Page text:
For profit aged care providers must account for billions in taxpayer subsidies
ANMF Media Release. Canberra, 22 November, 2018.
The Australian Nursing and Midwifery Federation (ANMF), is calling on the Senate Economics Reference Committee investigating the financial and tax practices of Australia’s for-profit aged care providers, to support its recommendations which will ensure greater transparency and accountability of taxpayer-funded subsidies for the sector.
ANMF Federal Secretary Annie Butler said evidence given to the Inquiry had clearly demonstrated that many of Australia’s top-for-profit providers still have questions to answer over their use of aggressive tax minimisation schemes, whilst receiving billions of dollars of Government subsidies meant for the care of elderly nursing home residents.
“We’ve had confirmed that there’s simply no accountability or transparency for the $2.17Billion in taxpayer funding given to the largest, for-profit operators, which makes up over 70% of their total revenue,” Ms Butler said today.
“Our members are increasingly distraught that these big operators clearly have the financial capacity to be employing more nurses and carers, but are choosing to put their profits and returns to shareholders before the safe care of their elderly residents.
“As we’ve seen highlighted in the Four Corners’ exposes of the neglect and abuse in the aged care sector, vulnerable Australians are suffering as a result of nurses and carers being sacked and care hours being slashed at nursing homes across the country.
“But instead of using Government funding for the safe, best practice care of the elderly, for-profit providers, some foreign-entities, are maximising their profits and dividends, getting away with paying little or no tax through their use of complex corporate structures and related party transactions.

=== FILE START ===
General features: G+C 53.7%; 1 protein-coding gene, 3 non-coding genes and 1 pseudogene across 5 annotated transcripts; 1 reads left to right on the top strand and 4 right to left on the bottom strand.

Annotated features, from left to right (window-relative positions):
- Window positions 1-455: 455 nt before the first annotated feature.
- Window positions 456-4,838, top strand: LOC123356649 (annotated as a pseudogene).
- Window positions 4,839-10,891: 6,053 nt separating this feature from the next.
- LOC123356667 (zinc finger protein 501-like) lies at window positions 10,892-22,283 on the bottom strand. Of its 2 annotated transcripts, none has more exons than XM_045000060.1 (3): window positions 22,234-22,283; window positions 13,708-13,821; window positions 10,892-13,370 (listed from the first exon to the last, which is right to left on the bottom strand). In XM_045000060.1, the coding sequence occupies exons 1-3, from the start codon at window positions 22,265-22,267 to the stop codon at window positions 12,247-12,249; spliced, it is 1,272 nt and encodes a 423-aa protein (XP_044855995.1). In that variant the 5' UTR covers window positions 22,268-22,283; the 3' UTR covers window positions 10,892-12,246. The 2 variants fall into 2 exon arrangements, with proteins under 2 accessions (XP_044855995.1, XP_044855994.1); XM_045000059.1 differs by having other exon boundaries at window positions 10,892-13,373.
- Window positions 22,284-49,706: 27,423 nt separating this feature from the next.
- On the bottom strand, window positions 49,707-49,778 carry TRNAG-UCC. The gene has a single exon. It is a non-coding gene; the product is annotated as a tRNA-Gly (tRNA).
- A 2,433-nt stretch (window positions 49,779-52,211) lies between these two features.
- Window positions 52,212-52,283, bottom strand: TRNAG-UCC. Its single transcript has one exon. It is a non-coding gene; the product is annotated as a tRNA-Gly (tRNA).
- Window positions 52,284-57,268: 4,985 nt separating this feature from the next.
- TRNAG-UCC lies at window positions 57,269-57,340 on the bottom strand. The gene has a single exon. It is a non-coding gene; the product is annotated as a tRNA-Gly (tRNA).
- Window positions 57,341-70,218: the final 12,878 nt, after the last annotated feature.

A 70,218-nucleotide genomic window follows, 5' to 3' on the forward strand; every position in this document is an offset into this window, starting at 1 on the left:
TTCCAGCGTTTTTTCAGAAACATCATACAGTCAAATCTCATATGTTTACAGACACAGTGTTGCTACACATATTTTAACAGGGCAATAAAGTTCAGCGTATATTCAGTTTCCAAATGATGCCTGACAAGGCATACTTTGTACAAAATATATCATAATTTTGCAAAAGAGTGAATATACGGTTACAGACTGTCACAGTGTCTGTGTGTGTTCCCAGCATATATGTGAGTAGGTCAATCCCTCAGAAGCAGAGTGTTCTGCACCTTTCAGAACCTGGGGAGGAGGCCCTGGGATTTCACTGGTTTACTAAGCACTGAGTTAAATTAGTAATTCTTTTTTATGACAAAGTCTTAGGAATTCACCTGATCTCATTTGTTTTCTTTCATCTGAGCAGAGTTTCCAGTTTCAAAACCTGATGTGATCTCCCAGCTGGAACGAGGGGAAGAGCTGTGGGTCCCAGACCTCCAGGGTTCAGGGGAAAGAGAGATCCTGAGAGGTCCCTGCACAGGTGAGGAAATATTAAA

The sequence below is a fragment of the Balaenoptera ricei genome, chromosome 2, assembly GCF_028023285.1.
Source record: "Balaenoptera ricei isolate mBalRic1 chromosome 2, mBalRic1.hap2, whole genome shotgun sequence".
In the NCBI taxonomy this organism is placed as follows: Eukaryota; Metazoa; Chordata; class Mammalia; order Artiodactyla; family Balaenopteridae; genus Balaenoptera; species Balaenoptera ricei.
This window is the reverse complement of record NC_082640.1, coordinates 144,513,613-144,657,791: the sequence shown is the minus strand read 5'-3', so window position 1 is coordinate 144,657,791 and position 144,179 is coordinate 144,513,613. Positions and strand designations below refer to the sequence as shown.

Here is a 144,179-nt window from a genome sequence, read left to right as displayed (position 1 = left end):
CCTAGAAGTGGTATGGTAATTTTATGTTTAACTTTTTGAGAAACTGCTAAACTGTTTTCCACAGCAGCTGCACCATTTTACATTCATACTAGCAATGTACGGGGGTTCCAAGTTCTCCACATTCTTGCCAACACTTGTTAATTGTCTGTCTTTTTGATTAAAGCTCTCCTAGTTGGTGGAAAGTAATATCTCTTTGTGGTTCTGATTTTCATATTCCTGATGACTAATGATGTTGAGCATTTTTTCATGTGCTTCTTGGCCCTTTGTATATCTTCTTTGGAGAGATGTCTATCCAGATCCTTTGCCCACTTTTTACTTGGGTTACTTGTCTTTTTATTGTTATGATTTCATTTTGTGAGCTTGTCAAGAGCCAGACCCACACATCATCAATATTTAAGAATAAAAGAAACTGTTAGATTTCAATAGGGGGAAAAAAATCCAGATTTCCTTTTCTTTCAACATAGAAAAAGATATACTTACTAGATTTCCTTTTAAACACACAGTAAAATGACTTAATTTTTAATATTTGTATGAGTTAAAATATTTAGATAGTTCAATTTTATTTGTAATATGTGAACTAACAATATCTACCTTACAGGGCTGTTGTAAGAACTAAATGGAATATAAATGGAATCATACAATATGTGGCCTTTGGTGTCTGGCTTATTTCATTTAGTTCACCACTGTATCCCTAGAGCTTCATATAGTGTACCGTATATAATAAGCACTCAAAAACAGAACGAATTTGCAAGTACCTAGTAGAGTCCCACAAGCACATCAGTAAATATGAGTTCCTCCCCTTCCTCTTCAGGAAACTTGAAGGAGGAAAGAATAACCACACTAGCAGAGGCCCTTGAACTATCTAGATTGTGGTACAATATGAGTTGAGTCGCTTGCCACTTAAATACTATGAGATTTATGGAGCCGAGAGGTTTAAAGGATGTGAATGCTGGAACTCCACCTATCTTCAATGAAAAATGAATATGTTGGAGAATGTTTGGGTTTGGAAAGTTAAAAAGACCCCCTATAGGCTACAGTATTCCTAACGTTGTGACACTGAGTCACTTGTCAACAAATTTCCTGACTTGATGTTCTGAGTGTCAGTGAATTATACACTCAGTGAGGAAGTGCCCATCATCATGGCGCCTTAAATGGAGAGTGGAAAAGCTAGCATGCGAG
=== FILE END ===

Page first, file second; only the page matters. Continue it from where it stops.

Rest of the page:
“The Inquiry has heard that large operators like Singapore-listed Opal (part-owned by AMP Capital) paid its owners more than $15 million in dividends in the year that the operating company paid no tax. Another major provider, Allity, never paid income tax and used a 15% interest loan to eliminate its tax liabilities.
“Bupa and Regis didn’t even appear at the Inquiry, with the Acting Chair, Senator Jenny McAllister saying that it ‘raises questions about what they have to hide’.
“The ANMF is pleased that the Inquiry has lifted the lid on the tax practices of Australia’s big for-profit aged care providers and to ensure transparency and public accountability we are calling on Senators to adopt our two recommendations to the Inquiry:
“1. That any operator receiving over $10Million in Government funding must be required by law to file full audited financial statements with the Australian Securities and Investments Commission (ASIC)
2. That companies disclose all transactions between trusts or similar parties that form part of their corporate structures.”
Senators will hand down their findings next Tuesday, 27 November.
To view a report by the Centre for International Corporate Tax Accountability & Research (CICTAR) – Who Cares For What? Australia’s Largest For-Profit Nursing Home Chains – go to: